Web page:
The University of Iowa, CalArts, Berkeley and Chapman have won gold medals at the 2021 Student Academy Awards, the Academy announced on Thursday in a pre-recorded virtual ceremony that was posted on Oscars.org.
Students from those schools were among the 17 filmmakers who won medals in seven different categories, and in doing so qualified for Academy Award consideration in the short-film categories. Gold medalists also received $5,000 cash prizes, while silver medals received $3,000 and bronze medalists $2,000.
The ceremony was hosted by actress Amandla Stenberg (“The Hate U Give,” “Dear Evan Hansen”), with awards presented by Asghar Farhadi, Marielle Heller, Nanfu Wang and Pete Docter, who won a Student Oscar himself in 1992 before joining Pixar and winning Academy Awards for “Up,” “Inside Out” and “Soul.”
Other notable filmmakers who have won Student Academy Awards are Spike Lee, Bob Zemeckis and “South Park” creator Trey Parker.
In this year’s domestic animation category, CalArts student Sujin Kim’s “Unforgotten” won the gold medal, while films from Ringling College of Art & Design and Cleveland Institute of Art won silver and bronze. “Les Chaussures de Louis” from the French animation school MoPA won the gold medal for international animation.
For domestic documentary shorts, the gold medal went to “When They’re Gone” by University of California, Berkeley student Kristen Hwang, with films from NYU and USC (the two winningest schools in Student Academy Awards history) taking silver and bronze. “Why Didn’t You Stay for Me?” from Milou Gevers at Nederlandse Filmacademie won the international documentary award.
The gold medal in the domestic narrative category went to recent Chapman University graduate Phumi Morare for “When the Sun Sets,” with Columbia College Chicago and UCLA winning silver and bronze. The international narrative winner came from two German schools, Filmakademie Baden-Württemberg and Hochschule für Fernsehen und Film München, followed by the Canadian school York University.
The alternative/experimental award, which is open to both domestic and international schools, was won by Hao Zhou from the University of Iowa, one of two schools that won their first Student Oscars. (The other was the Cleveland Institute of Art.)
The winners were selected from among 1,404 films submitted by 210 domestic and 126 international colleges and universities.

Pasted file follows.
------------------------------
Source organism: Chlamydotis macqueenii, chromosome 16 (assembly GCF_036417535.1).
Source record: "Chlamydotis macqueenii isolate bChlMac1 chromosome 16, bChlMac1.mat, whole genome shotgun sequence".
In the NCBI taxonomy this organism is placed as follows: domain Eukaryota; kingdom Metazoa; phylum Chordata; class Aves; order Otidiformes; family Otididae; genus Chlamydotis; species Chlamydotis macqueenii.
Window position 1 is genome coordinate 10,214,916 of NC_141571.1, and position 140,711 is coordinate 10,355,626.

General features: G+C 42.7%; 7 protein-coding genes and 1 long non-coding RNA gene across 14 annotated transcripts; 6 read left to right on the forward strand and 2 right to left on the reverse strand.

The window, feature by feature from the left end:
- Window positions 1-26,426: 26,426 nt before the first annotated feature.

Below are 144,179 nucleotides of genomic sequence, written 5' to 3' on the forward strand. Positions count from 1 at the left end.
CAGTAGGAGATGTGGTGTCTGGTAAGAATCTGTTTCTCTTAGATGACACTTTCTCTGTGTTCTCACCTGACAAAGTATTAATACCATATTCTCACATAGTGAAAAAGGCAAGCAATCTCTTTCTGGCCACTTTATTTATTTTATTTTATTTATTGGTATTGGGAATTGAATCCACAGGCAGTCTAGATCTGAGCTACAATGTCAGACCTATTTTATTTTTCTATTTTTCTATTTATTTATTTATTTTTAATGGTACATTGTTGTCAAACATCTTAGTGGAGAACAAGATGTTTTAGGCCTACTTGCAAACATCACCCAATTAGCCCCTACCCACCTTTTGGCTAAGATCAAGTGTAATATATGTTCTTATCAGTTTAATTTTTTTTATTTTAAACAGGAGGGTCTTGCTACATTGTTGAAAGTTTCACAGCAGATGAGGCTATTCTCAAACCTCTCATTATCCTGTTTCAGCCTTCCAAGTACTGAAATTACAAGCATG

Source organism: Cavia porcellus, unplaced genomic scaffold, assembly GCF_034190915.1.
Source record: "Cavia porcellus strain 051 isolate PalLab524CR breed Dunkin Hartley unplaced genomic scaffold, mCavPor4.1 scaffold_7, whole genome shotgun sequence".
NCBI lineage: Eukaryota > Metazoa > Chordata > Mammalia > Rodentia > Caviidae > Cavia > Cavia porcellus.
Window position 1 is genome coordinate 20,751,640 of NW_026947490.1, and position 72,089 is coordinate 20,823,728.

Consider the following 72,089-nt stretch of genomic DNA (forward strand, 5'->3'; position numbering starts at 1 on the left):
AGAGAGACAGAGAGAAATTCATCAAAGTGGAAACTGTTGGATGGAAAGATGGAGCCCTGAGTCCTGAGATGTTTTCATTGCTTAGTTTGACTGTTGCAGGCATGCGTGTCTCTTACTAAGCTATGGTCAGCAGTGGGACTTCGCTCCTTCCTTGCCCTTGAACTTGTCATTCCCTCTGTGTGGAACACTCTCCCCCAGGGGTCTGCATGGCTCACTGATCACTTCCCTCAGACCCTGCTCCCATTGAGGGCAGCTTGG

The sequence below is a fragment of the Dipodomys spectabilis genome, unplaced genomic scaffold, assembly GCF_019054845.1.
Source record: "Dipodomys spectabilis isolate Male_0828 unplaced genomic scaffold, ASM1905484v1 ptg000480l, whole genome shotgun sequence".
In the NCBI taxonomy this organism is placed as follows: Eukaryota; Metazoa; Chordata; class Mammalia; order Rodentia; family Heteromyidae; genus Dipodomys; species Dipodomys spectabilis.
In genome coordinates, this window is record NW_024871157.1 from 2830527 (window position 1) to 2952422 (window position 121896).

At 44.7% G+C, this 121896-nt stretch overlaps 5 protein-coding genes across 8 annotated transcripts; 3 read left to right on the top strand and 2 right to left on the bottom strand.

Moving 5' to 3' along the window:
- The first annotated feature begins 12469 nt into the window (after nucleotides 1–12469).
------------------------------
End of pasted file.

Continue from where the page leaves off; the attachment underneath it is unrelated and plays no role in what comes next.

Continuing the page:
In the last several years, Student Academy Award winners that have gone on to receive Oscar nominations include “Watu Wote/All of Us,” “My Nephew Emmett,” “4.1 Miles” and “Everything Will Be Okay.”
Photo at top:
Top row, left to right: Teagan Barrone, Akanksha Cruczynski, Simon Denda, Murad Abu Eisheh, Milou Gevers, Kristi Hoi
Second row: Kristen Hwang, Theo Jamin, Sujin Kim, Kayu Leung, Bohao Lium, Phumi Morare
Bottom row: Salar Pashtoonyar, Marion Philioppe, Alexander Tullo, De’Onna Young-Stephens, Hao Zhou
Alternative/Experimental (Domestic and International Film Schools)
Gold: “Frozen Out,” Hao Zhou, University of Iowa
Animation (Domestic Film Schools)
Gold: “Unforgotten,” Sujin Kim, California Institute of the Arts
Silver: “Barking Orders,” Alexander Tullo, Ringling College of Art & Design
Bronze: “Slumber with Snakes,” Teagan Barrone, Cleveland Institute of Art
Animation (International Film Schools)
Gold: “Les Chaussures de Louis,” Théo Jamin, Kayu Leung and Marion Philippe, MoPA (France)
Documentary (Domestic Film Schools)
Gold: “When They’re Gone,” Kristen Hwang, University of California, Berkeley
Silver: “Eagles Rest in Liangshan,” Bohao Liu, New York University
Bronze: “Not Just a Name,” De’Onna Young-Stephens, University of Southern California
Documentary (International Film Schools)
Gold: “Why Didn’t You Stay for Me?,” Milou Gevers, Nederlandse Filmacademie (The Netherlands)
Narrative (Domestic Film Schools)
Gold: “When the Sun Sets,” Phumi Morare, Chapman University
Silver: “Close Ties to Home Country,” Akanksha Cruczynski, Columbia College Chicago
Bronze: “No Law, No Heaven,” Kristi Hoi, University of California, Los Angeles
Narrative (International Film Schools)
Gold: “Tala’vision,” Murad Abu Eisheh, Filmakademie Baden-Württemberg (Germany)
Silver: “Adisa,” Simon Denda, Hochschule für Fernsehen und Film München (Germany)
Bronze: “Bad Omen,” Salar Pashtoonyar, York University (Canada)